The currency debate will matter when voters go to the ballot box because an independence referendum cannot just be about the heart, it must also be about the head. Leaving a union – be it the UK or the EU – might seem obvious to someone who is already convinced, but most voters will need reassurance that, if they jump, they will have somewhere safe to land. Alex Salmond made great play of his plan for an independent Scotland, boasting of the hundreds of pages it took up. But it has now fallen apart under the slightest scrutiny. Salmond seems to think it’s politically risky to argue for full independence, and is instead trying to build a halfway house based on a currency union. The fact that his fellow Yes campaigners have resorted to claiming George Osborne’s intervention is “bullying” shows quite how badly this has hurt the Yes campaign. They tried to build a concrete idea of independence, but now it looks as solid as a mirage. Mark Wallace is executive editor of ConservativeHome.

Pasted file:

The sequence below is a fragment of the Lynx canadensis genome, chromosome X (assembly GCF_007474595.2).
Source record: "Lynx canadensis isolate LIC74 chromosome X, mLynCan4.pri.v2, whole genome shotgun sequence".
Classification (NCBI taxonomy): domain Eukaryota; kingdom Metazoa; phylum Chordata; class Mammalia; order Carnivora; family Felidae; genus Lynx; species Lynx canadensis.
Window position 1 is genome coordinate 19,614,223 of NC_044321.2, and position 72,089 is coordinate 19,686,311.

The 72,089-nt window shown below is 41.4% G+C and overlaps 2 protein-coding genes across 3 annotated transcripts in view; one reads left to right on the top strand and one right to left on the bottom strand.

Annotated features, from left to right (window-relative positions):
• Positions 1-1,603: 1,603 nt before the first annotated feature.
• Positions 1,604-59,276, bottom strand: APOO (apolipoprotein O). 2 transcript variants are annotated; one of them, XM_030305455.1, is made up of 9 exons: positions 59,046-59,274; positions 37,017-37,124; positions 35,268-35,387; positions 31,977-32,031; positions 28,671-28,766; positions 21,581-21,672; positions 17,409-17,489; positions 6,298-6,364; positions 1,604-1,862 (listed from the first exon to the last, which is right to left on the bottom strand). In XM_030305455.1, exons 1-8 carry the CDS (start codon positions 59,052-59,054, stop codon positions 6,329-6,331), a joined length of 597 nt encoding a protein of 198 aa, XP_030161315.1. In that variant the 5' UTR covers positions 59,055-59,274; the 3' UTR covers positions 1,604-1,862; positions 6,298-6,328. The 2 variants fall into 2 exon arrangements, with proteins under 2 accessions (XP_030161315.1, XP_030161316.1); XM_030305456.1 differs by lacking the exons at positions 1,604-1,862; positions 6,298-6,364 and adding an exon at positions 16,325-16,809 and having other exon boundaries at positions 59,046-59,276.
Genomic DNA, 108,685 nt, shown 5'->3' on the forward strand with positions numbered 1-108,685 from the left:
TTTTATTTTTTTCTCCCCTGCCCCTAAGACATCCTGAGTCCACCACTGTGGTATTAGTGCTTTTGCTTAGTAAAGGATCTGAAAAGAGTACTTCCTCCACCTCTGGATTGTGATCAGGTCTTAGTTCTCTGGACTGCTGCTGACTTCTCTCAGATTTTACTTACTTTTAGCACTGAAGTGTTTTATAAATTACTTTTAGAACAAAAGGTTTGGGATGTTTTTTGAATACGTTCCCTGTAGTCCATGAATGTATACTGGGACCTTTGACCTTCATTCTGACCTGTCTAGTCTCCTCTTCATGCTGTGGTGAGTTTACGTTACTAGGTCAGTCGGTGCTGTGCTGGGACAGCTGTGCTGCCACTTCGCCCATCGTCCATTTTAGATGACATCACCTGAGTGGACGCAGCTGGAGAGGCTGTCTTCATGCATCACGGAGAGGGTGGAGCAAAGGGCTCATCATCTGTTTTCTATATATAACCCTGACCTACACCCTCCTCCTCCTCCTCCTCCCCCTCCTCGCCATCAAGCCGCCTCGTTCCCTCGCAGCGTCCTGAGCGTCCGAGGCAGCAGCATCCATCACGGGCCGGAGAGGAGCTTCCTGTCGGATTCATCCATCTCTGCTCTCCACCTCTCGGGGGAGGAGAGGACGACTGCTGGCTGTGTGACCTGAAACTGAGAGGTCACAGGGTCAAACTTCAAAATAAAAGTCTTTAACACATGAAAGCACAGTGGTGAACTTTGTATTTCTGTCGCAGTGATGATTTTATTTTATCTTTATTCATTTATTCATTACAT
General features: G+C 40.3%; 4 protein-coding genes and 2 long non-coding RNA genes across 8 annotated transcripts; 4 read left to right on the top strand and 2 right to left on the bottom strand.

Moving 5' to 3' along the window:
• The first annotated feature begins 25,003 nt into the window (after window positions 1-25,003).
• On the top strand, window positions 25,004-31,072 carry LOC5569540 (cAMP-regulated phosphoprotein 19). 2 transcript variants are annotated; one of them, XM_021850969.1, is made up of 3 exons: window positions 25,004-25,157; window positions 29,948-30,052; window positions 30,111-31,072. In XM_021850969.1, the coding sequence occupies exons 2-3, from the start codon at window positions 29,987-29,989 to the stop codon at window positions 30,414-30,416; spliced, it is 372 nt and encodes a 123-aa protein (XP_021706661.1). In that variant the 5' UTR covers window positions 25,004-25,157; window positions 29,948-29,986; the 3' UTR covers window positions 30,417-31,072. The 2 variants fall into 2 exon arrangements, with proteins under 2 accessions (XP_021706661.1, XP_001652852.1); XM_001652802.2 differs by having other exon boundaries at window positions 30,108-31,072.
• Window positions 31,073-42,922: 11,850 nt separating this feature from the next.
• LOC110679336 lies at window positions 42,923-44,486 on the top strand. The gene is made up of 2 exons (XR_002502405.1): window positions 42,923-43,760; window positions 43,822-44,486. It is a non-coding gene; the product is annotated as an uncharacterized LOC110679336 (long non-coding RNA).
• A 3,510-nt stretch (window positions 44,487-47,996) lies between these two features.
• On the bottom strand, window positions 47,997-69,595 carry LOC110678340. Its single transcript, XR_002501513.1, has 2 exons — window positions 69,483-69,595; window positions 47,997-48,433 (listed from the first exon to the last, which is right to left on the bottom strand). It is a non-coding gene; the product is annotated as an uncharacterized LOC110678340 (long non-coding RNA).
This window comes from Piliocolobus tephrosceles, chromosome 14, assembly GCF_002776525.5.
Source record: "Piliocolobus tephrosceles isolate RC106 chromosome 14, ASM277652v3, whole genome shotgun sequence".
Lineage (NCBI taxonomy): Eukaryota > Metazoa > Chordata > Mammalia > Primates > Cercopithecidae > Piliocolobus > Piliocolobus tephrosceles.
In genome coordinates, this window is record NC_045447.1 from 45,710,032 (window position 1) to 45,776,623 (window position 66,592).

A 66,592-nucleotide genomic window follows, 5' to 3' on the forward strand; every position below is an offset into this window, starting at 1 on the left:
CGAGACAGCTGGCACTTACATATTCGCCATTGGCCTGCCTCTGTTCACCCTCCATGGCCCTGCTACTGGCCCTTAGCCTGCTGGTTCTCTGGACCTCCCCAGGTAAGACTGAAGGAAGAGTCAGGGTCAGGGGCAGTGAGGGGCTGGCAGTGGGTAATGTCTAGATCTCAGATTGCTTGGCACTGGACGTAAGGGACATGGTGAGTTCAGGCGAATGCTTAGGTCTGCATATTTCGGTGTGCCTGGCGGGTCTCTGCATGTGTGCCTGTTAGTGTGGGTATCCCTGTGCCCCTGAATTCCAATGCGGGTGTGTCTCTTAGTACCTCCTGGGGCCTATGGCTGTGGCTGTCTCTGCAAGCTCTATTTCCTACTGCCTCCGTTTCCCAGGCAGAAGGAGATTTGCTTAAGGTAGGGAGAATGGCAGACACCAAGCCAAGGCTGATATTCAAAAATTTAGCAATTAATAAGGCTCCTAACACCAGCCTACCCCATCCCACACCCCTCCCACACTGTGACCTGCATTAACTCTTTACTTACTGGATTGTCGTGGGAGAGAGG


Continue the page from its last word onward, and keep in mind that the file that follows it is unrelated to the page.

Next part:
An independent Scotland may be better off outside a currency union with the rest of the UK, so the Scots shouldn’t worry much. Scottish banks could continue using the pound as a reserve on which they issue their own promissory notes, as happens already. Banks would have to hold higher reserves and could arrange private clearing-houses to provide liquidity to others in need. The only real difference would be that the Bank of England would not be there to bail out insolvent banks, which may mean that RBS would relocate to England. But the Latin American states which use the US dollar have highly stable banking systems precisely because their banks cannot expect help if they run into trouble. Neither should Scots fear life outside the EU – Iceland, Norway and Switzerland do well enough. The debate should hinge on a much bigger question: would Scotland be a statist throwback to the last century, or an open nation looking forward to this one? Sam Bowman is research director at the Adam Smith Institute.
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